It would seem as though a “free people” would hardly have allowed such a mixture of “royal prerogative” and “infallibility” to be dressed up in a republican garb and imposed on them as “majority rule.” How can a majority of the people be said to be intelligently in favor of the existing system, when as a matter of fact they are utterly ignorant of this, as well as all other systems, and do not even know the laws by which it is kept in force, much lees the effect that it produces.
What right, I ask, has the State to regulate the supply of the medium of exchange we call money any more than it has to regulate the manufacture and supply of bricks, bread, cloth, or any other commodity, or how much a man may buy on credit? It was one of the “functions of royalty” when the people of this country threw off the yoke of British rule, and as the question of finance had received even less attention then than now, it was easy for the error to insinuate itself, and become a part of the constitution, that the State should supervise and regulate the coining of money; but does it necessarily follow that, because the constitution says so, therefore it is right? Suppose that after twenty years more of continued and increasing monopolies on the one hand, and poverty on the other, the people should come to realize that, after all, the State is powerless to effect a remedy, or that its interference is the direct cause of these evils. How shall we undo the wrong that has been done? How shall we make amends to the unfortunate victims? How shall we justify the stupidity that failed to question the dogma? What will be the anathemas of the next generation with whom forbearance will cease to be a virtue? Let me remind my hearers that neither constitutions nor supreme benches, but justice, as voiced by the human conscience, is the court of final appeal.
The idea of the coining of money and the issue of currency by the State being borrowed from the despotism from which the people were emancipating themselves when they drove out the British tyrant; and since it is irreconcilable with the Declaration of Independence, which proclaims the right to freedom of exchange (liberty and the pursuit of happiness), how dare congress deny that right by restrictive and arbitrary legislation? If we are not to take the chances of this idea being wrong and of perpetuating the present evils in case they are caused by State interference, then we must fully investigate this question. If the business world, as a rule, has given this subject no attention now, it had given it less when the constitution was framed; hence, no one was prepared to question the wisdom of the clause in that document that relates to money; and, “as the business world as a rule has given it no attention,” and “bankers are no exception to the rule,” how do they know that the State should exercise this power? Mr. Esterly says; “I have talked on this subject with governors, judges, lawyers, members of congress, bankers, and business men, and almost universally, after a little conversation, hear them say, ‘This is a subject to which I have not given much attention.’” How can men who have not given a subject much attention “legislate wisely” upon that subject? How does Mr. Esterly know that it is proper or that it is best for the State to control the currency?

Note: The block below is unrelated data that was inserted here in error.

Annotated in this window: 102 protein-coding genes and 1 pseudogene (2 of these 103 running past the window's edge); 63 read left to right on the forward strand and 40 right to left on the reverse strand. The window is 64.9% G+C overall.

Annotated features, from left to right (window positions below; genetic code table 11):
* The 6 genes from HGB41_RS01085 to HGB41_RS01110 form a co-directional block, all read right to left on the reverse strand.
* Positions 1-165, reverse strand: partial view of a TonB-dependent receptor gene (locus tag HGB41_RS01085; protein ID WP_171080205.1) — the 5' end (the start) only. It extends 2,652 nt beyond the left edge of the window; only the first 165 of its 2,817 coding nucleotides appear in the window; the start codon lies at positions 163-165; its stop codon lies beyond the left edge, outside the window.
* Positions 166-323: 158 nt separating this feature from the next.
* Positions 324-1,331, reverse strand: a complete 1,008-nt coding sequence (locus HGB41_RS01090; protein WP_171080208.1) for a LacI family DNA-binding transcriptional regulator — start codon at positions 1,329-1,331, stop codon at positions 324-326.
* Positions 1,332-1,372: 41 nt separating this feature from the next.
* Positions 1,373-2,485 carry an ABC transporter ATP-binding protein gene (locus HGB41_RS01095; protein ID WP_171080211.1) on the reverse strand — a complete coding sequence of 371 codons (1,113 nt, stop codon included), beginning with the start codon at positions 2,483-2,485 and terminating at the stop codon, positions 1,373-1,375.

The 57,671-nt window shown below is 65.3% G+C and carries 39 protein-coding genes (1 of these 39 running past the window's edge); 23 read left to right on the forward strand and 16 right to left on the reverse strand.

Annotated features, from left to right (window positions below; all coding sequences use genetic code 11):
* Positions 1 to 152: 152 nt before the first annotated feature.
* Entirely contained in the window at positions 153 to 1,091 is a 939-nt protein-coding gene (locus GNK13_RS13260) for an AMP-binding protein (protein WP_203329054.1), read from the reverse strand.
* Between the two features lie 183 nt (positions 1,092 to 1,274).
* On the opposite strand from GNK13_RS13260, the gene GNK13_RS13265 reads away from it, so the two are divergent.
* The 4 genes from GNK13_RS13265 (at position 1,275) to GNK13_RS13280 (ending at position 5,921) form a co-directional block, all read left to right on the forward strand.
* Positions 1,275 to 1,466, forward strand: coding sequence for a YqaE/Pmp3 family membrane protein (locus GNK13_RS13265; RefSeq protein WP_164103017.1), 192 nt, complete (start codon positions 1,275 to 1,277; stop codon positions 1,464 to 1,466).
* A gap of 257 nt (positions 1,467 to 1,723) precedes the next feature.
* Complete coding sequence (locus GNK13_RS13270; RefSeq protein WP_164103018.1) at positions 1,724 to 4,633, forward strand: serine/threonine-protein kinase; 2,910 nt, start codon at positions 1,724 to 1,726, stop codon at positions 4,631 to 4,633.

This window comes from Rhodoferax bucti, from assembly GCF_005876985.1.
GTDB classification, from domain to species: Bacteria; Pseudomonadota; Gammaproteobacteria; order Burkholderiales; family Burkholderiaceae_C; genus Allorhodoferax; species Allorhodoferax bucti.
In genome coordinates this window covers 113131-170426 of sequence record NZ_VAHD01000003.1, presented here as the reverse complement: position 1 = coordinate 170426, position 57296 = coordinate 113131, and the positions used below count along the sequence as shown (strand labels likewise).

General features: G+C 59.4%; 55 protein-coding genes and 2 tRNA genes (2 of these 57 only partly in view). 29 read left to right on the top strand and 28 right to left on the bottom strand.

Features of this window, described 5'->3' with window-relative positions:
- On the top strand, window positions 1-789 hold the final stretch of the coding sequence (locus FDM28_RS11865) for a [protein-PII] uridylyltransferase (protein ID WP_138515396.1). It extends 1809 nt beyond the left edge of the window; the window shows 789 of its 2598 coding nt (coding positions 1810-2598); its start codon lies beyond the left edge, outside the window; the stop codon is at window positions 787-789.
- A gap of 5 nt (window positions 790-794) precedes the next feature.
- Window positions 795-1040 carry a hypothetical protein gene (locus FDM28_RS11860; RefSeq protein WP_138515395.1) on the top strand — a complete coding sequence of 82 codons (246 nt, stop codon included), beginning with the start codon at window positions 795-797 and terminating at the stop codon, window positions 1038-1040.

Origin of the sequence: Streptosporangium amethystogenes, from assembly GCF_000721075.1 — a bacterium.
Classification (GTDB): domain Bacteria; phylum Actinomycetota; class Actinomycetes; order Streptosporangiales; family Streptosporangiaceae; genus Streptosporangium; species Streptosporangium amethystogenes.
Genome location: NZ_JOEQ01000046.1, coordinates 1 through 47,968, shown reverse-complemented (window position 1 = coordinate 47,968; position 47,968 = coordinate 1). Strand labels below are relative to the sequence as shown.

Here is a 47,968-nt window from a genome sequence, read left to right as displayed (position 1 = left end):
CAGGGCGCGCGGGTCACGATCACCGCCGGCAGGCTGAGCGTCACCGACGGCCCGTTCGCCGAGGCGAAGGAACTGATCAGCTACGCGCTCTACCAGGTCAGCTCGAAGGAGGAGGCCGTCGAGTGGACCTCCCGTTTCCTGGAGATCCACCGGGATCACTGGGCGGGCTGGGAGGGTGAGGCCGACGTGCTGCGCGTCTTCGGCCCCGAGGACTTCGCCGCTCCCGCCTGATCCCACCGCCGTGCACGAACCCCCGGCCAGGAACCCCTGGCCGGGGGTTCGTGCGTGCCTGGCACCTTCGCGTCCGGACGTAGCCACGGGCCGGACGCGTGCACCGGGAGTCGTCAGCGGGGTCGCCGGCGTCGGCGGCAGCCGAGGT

On page 14 of his “Review” he says: “It is entirely safe to say that we have now the best currency in the world.” This does not constitute an argument in favor of its continuance in view of the ignorance which he confesses is almost universal. To be the best that exists, and to be the best that can be devised, are two very different things. It can he the best that exists, and yet be very defective. Is this all the evidence he can produce to justify State control of money? How does he know that the operations of supply and demand, if allowed full scope, would not be an improvement on paternalism? The present system gives the banks control of the volume of money, “which,” he says, “I admit should be obviated,” but for which he gives no remedy. Before the present system came into operation, the cormorant corporation was unknown. On what, then, doth it feed that, it hath grown so great, if not on the effects produced by the control of the volume of money?